I bought the 12 so he would be able to keep it for awhile. My kid is big for a 12 year old (5'7" at 175 lbs), and I wanted a firearm that he wouldn't outgrow quickly. However, I believe it is still too long for him to handle well. I am looking for a short barrel (18-20"), but can't find anything that short with replaceable chokes.

I have started reloading shells for him (and me) that duplicate the low recoil loads of the AAs.

He can also successfully shoot my Mossberg 500 with the short barrel (18"), but I don't want to cut the stock on it. I have given thought to buying a youth stock for it, several new products have hit the market lately. I just like the 870 better.

I chose the 12 gauge because of the less expensive price and less expensive ammo. I don't think there is that much difference between the recoil of budget ammo between the 12 and 20. Now that I am reloading the difference in price is negligible.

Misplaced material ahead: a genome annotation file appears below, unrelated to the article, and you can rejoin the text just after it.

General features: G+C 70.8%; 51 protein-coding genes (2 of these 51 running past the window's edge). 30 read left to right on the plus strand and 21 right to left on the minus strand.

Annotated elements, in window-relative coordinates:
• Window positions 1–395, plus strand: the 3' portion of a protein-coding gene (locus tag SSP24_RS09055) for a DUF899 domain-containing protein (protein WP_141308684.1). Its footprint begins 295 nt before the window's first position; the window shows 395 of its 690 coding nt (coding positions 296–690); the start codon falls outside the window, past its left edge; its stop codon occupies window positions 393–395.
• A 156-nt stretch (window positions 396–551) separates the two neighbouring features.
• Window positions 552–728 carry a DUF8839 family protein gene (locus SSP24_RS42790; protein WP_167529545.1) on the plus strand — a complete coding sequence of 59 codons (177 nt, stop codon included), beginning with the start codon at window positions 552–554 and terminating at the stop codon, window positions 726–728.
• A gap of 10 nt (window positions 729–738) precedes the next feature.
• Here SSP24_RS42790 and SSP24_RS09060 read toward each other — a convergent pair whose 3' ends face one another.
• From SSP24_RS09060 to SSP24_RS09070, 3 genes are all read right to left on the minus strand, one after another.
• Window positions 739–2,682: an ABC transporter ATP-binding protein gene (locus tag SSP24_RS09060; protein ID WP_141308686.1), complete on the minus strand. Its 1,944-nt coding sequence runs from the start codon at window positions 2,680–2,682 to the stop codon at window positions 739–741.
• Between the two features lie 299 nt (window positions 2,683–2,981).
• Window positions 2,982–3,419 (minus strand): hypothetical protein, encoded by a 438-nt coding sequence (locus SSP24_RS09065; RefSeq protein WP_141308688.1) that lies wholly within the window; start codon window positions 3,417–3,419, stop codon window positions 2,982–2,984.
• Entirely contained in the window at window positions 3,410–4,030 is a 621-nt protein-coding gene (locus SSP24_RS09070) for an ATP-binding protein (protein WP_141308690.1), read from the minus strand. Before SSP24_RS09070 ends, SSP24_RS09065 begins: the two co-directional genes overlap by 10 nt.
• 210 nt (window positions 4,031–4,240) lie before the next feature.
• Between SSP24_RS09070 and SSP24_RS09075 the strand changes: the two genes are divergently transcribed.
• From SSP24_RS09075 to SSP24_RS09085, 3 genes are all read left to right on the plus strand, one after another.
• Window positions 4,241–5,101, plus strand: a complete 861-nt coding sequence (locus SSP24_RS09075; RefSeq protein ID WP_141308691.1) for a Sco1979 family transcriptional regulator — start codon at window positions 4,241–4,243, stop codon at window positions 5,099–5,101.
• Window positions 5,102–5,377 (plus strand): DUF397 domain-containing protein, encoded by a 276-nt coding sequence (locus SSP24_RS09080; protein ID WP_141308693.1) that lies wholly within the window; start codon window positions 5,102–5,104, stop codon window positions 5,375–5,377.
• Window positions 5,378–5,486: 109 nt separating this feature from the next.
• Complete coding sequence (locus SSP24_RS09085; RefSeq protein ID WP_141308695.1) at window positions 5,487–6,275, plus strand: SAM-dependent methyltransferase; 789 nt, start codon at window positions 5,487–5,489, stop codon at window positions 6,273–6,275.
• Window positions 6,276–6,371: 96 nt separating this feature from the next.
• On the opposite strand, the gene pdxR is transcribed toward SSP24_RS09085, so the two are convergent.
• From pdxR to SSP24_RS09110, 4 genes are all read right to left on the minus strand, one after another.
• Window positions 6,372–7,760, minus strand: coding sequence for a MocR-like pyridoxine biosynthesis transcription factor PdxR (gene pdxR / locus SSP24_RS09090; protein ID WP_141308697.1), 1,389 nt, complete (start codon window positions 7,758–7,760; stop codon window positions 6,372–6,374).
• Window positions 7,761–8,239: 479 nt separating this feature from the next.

You might ask among your friends that hunt/shoot and ask if any of them have suggestions. This might lead to an offer to let your son shoot a loaner to help make the decision.

Good luck,

Link Posted: 11/21/2001 8:30:54 PM EDT
I was about 11-ish when I first shot a shotgun. My dad borrowed his late father's old single-shot 20-gauge from my uncle. It was the first shotgun my dad ever shot, and he wanted it to be my first too.

Anyway, it hurt like hell. I shot it twice, and my dad's semi-auto Franchi once. That was it; I was done. Sore as hell. He even put a slip-over recoil pad on it. Of course, it was the first gun of any kind I'd ever fired that wasn't a .22 or a BB gun. That might have made a difference. My dad didn't have anything in between. If he'd had an AR, that would have been a nice step up. About all he had otherwise was a 12-gauge and a .30-06. Neither of those would have been pretty.

But hey, on the first shot I blasted the hell out of that Pepsi can at about 15 yards.
Link Posted: 11/22/2001 4:21:37 AM EDT
I just purchased a benelli nova 20 gauge for my boy. he loves it. i have an 870, moss 500 and 590 . I am very impressed with this shotgun, my next pump shotgun will be a nova.
Link Posted: 11/22/2001 4:50:36 AM EDT
Last spring I had the pleasure of watching a group of young shooters from Texas 4-H Clubs compete. Ages ranged from 11 to 19 years; boys and girls.